Computers and TechnologyDigital Marketing

9 Steps on How to create E-Mail Marketing Calendar

1. Wrap up What you’ve Been Doing

First, did you have any content goals or ideas from last year that you didn’t get to? Decide if they are still relevant, and start your new list with these ideas if so.

2. Evaluate Your Efforts

Evaluate your content. Hopefully, you’re monitoring performance regularly, but if you haven’t been then look at the past six months overall. If you send email newsletters, how did they do? Which topics got the best click-through and open rates? If you write blog posts, which ones got the most traffic? With social media, which posts got the most engagement – shares, likes or comments? Note which topics or techniques you want to carry over into next year.

We’ve found that the most successful content for our customers was timely (related to an upcoming holiday such as Mother’s Day or Father’s Day) or helped people in a concrete way (campaigns that highlighted ways to save money were particularly popular).

3. Decide on Your Priorities and Goals

You may want to grow sales by 30 percent. Or gain 200 new customers next year. Whatever your goals are, ask yourself: how can your content help you achieve those goals?

4. Commit to a Schedule

Once you’ve decided what your priorities are, decide what schedule you can reasonably commit to. We’ve found the most success with regularly scheduled email newsletter campaigns for our customers. Two per month is the sweet spot for us, but your publishing schedule will be influenced by your industry and your audience.

Decide what’s sustainable for you: once a week, every other week, or even once a month. Whatever the case is, stick to it.

5. Look at Your Calendar

Now that you know what you can commit to, start scheduling your content for specific days on your calendar. Then you’ll be able to determine how many ideas you’ll need to come up with for the month, quarter or year, depending on how far in advance you want to plan.

Start looking for your own notable dates. Do you have a business anniversary or special event you want to celebrate? Do you have a seasonal sale or offer? Add these to your calendar. You may also want to include general holidays or seasonal ideas if they make sense for your business. For instance, a general contractor could share advice on weatherproofing before winter. A real estate agent might write a newsletter with top spring cleaning tips. Make sure you’re spending most of your time delivering helpful content marketing, not simple self-promotion.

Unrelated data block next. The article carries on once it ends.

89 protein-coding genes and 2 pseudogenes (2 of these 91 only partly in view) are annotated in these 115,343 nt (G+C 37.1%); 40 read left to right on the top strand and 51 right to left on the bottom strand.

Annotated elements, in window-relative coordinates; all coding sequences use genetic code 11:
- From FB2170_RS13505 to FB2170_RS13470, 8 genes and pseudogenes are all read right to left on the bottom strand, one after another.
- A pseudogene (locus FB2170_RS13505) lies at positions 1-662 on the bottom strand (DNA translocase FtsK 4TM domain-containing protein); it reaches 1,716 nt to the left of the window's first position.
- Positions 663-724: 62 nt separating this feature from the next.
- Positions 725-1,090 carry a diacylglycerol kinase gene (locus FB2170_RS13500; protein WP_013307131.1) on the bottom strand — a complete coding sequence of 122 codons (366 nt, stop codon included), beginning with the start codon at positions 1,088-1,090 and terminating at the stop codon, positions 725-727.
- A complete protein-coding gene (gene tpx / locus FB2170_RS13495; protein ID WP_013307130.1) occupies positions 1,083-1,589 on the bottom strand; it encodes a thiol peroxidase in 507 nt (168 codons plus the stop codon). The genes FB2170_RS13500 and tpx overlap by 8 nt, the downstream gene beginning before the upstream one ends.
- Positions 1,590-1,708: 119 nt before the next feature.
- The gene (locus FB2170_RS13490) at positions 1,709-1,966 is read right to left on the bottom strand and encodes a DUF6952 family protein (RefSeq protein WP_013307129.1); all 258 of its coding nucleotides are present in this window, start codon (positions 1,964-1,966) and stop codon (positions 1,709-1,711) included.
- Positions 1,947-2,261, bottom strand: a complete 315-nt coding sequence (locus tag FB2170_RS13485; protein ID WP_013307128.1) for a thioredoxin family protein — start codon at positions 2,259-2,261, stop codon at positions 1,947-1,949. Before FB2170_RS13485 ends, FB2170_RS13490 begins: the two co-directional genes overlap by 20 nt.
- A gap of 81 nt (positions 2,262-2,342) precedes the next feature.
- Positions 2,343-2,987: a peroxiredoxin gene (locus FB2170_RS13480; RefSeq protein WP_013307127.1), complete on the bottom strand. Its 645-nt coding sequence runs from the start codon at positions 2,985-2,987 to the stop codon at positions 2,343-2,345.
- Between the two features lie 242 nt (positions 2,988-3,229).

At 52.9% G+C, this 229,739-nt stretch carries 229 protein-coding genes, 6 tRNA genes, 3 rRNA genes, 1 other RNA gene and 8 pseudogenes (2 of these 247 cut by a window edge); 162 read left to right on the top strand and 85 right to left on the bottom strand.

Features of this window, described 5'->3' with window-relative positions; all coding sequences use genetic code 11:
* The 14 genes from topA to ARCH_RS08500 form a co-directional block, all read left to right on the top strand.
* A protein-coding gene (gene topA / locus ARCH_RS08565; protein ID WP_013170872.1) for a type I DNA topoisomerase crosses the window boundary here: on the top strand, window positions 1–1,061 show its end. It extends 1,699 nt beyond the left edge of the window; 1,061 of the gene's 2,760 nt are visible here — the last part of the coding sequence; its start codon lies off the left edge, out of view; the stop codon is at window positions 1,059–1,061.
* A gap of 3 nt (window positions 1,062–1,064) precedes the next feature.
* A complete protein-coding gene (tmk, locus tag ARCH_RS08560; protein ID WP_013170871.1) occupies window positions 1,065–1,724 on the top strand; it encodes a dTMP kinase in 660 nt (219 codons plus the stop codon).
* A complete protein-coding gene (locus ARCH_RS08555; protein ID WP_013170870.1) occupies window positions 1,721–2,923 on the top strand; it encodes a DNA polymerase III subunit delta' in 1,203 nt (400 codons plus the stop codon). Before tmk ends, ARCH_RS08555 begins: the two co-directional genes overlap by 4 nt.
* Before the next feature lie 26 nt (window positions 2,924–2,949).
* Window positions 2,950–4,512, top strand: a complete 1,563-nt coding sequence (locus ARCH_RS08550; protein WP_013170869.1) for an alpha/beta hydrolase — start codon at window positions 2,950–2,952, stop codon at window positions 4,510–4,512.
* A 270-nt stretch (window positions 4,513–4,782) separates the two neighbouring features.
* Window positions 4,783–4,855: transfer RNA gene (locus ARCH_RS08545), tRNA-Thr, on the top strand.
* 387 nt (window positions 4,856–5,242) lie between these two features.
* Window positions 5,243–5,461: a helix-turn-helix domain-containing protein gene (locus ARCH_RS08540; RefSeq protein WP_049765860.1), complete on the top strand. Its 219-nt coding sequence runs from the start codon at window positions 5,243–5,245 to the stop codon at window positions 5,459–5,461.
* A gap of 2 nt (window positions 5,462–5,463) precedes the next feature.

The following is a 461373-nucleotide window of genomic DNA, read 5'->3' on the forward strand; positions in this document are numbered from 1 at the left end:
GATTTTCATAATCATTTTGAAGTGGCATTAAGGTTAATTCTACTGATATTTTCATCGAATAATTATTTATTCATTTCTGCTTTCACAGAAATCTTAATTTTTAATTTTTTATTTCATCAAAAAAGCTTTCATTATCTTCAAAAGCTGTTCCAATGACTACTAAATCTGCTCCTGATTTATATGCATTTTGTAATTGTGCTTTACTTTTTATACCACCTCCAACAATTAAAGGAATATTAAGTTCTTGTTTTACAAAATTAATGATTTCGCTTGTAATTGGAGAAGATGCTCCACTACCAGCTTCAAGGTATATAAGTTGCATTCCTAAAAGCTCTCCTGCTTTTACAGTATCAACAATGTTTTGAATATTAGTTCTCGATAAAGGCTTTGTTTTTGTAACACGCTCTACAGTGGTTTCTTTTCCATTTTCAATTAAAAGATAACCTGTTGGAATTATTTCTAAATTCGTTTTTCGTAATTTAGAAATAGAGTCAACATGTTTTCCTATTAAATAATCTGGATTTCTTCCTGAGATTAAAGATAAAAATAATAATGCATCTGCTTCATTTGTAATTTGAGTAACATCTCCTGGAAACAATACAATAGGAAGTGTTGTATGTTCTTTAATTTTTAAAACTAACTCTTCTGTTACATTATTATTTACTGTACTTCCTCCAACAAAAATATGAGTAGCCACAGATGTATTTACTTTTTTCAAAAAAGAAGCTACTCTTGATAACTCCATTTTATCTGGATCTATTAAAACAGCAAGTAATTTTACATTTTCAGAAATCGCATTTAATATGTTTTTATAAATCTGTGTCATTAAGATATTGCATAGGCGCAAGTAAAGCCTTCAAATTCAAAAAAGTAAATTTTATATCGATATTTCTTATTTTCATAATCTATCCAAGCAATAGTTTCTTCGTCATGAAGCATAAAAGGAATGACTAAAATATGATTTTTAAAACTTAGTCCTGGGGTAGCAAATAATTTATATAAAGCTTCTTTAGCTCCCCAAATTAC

6. Schedule Everything

Start with your publish or send date. Once you have that date, work backward so you know when you need to start. Make sure you give yourself enough time for creation, review, and testing. Testing includes checking images and links, and confirming your content appears the way you want it to across various platforms and email clients.

Also plan around any holidays, birthdays or vacation time when you won’t be working. You’ll need to create and schedule content ahead of time for these cases.

7. Fill in the Gaps

Once you’ve filled in all of your personal, seasonal and holiday ideas for the next year, see how many topics you still need. Hopefully, you have an ongoing idea file, but if not, take a few minutes and brainstorm topics you want to write about, questions your clients always ask you or trends in your industry. Continue until you have enough ideas for your calendar.

Additionally, if you don’t have an idea file, start one. It’s always helpful to have backup ideas in case something doesn’t work out.

8. Add in Social

Whatever formats your primary content takes, you should publicize it on social media. When you’re researching your topic, you will likely run across multiple sources that you don’t use in the content itself. Save them!

9. Make Measuring and Adjusting Part of Your Process

Measurement can be scheduled just like content. You may evaluate your content weekly, monthly, quarterly or whatever time frame works for you. Just make sure that you are looking at your efforts regularly, analyzing what’s working and adjusting as necessary.

As a result, you might see that some kinds of content are working really well for you. You may want to then include similar content in the future, replacing other topics. Or, the opposite might be true and you may need to adjust by taking out certain kinds of content. Or you may not be publishing frequently enough, causing a drop in engagement.

If you’re scheduling your content monthly or quarterly, you’ll also need regular times to plan for future topics and publication schedules.

By following these steps, especially regularly evaluating your efforts, you’ll write the best content possible, satisfy your readers and have a rich marketing calendar planned in advance.

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